Date of Award

Spring 1-1-2014

Document Type


Degree Name

Master of Science (MS)


Integrative Physiology

First Advisor

Rodger Kram

Second Advisor

Hans Christer Holmberg

Third Advisor

William Byrnes

Fourth Advisor

Alena Grobowski


Diagonal stride is the classic style of cross-­‐country skiing involving alternating arm and leg movements that appear similar to both walking and running, but is it truly biomechanically and energetically similar to walking and running? To better understand the fundamental biomechanics of diagonal stride skiing, we compared its ground reaction forces, mechanical energy fluctuations of the center of mass and metabolic energy consumption to walking and running. We hypothesized that diagonal stride skiing would be biomechanically more similar to running, but with a lesser energetic cost.

I recorded ground reaction forces of nine subjects roller skiing on a force-­‐measuring treadmill, a method that catalyzed the study of walking and running but had never been utilized in cross-­‐country skiing studies. I analyzed the changes in the perpendicular and parallel forces with increasing speed (1.25 and 3 m/s) and incline (Level, 3°, and 6°). Force recordings were similar to those previously recorded with other devices, thus validating our method.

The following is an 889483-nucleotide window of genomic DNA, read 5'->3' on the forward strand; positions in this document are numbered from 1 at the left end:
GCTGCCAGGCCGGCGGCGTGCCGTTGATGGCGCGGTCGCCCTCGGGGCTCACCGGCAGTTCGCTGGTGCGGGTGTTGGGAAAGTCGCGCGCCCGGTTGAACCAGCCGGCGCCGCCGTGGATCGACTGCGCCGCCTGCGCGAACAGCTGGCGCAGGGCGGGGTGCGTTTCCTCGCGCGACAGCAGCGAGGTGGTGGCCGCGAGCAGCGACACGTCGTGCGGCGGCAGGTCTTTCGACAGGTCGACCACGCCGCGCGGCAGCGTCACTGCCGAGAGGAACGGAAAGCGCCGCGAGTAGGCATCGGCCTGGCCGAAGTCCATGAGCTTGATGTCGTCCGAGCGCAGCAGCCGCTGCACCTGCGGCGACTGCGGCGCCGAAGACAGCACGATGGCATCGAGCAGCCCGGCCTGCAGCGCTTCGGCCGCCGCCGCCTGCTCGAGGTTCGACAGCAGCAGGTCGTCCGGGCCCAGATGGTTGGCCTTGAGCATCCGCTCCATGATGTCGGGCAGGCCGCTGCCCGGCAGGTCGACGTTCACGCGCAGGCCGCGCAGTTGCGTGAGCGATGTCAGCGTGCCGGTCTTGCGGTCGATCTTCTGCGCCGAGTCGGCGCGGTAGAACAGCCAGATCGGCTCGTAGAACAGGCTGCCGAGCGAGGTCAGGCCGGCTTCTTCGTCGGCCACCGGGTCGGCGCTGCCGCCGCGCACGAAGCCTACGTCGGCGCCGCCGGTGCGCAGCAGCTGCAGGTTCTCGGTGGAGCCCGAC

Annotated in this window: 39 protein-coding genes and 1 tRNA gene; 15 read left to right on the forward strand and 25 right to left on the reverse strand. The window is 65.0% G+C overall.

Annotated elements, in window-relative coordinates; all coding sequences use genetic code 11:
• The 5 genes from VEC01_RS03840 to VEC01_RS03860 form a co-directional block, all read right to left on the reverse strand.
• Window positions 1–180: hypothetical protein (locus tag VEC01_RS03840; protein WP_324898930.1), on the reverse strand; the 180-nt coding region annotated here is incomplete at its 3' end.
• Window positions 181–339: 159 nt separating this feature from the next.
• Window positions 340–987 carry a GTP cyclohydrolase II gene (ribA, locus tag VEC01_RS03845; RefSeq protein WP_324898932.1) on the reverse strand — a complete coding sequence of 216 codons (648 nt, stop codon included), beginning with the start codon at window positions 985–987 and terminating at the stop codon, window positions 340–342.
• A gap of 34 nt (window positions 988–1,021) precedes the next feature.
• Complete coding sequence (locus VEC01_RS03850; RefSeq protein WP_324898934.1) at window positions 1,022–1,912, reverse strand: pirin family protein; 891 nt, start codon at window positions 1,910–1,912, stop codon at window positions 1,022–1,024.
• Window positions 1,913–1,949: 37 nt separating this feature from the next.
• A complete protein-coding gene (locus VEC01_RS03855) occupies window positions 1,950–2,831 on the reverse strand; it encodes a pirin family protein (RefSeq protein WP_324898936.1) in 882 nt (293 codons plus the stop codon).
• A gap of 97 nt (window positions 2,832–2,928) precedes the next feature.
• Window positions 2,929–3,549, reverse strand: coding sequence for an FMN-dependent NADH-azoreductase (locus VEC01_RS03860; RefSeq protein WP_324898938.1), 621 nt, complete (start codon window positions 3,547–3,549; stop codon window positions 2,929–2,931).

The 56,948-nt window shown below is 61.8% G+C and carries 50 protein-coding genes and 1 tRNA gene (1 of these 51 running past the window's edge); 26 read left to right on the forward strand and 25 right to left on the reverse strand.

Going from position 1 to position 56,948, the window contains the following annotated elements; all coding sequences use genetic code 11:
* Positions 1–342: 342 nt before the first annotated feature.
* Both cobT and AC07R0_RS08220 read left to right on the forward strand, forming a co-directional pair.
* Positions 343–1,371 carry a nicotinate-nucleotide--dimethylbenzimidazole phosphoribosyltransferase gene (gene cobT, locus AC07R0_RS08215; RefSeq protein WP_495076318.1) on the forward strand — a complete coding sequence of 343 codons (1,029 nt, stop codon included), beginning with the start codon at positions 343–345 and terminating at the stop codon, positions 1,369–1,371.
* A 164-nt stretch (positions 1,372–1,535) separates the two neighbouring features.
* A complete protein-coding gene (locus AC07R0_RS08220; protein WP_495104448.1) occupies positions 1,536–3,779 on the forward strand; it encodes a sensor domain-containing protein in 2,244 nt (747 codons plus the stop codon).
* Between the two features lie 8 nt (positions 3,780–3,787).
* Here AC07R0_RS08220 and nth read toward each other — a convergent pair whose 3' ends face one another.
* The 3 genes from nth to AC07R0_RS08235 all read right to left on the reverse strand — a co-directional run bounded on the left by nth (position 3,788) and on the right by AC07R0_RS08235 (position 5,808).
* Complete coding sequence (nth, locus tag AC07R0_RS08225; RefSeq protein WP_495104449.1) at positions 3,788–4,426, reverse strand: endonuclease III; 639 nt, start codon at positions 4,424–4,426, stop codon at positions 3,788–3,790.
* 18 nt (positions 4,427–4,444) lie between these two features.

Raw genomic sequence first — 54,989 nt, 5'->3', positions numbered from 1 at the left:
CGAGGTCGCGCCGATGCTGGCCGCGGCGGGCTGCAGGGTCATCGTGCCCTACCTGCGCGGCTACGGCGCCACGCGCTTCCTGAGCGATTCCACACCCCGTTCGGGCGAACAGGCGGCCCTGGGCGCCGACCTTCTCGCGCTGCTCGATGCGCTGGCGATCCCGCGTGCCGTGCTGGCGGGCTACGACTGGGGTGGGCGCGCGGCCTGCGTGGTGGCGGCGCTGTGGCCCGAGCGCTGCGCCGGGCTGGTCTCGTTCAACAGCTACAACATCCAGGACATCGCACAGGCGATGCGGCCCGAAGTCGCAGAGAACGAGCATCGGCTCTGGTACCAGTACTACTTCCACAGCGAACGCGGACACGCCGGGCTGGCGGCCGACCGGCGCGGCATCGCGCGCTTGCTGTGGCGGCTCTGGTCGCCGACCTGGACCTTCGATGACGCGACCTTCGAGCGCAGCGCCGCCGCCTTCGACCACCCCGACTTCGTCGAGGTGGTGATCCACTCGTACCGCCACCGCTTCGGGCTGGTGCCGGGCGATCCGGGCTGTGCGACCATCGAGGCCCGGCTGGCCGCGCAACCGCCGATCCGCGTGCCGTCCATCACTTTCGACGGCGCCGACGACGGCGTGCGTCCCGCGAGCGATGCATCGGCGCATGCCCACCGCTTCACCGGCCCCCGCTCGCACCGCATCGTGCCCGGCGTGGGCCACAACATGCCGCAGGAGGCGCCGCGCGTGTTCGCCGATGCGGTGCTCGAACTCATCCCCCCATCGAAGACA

From the forces, we calculated the mechanical energy fluctuations of the center of mass of level walking, running, and diagonal stride skiing (with and without poles). Diagonal stride skiing had almost in-­‐phase fluctuations of kinetic and gravitational potential energies, similar to running. In-­‐phase fluctuations of the center of mass allow runners to store and recover elastic energy, so that less mechanical energy input is required with each step. However, in diagonal stride skiing, almost all of the kinetic energy losses were due to the rolling resistance of the skis and could not be stored elastically.

I also compared the energy expenditure of each locomotion form using open-­‐circuit expired gas analysis. Diagonal skiing had a metabolic rate greater than walking and lower than running at the same speeds. Also, I found no significant metabolic advantage of using poles during level roller skiing. Overall, by successfully using a force-­‐measuring treadmill, I found that diagonal skiing is a unique form of locomotion that does not utilize elastic energy storage like running, but has a lower energetic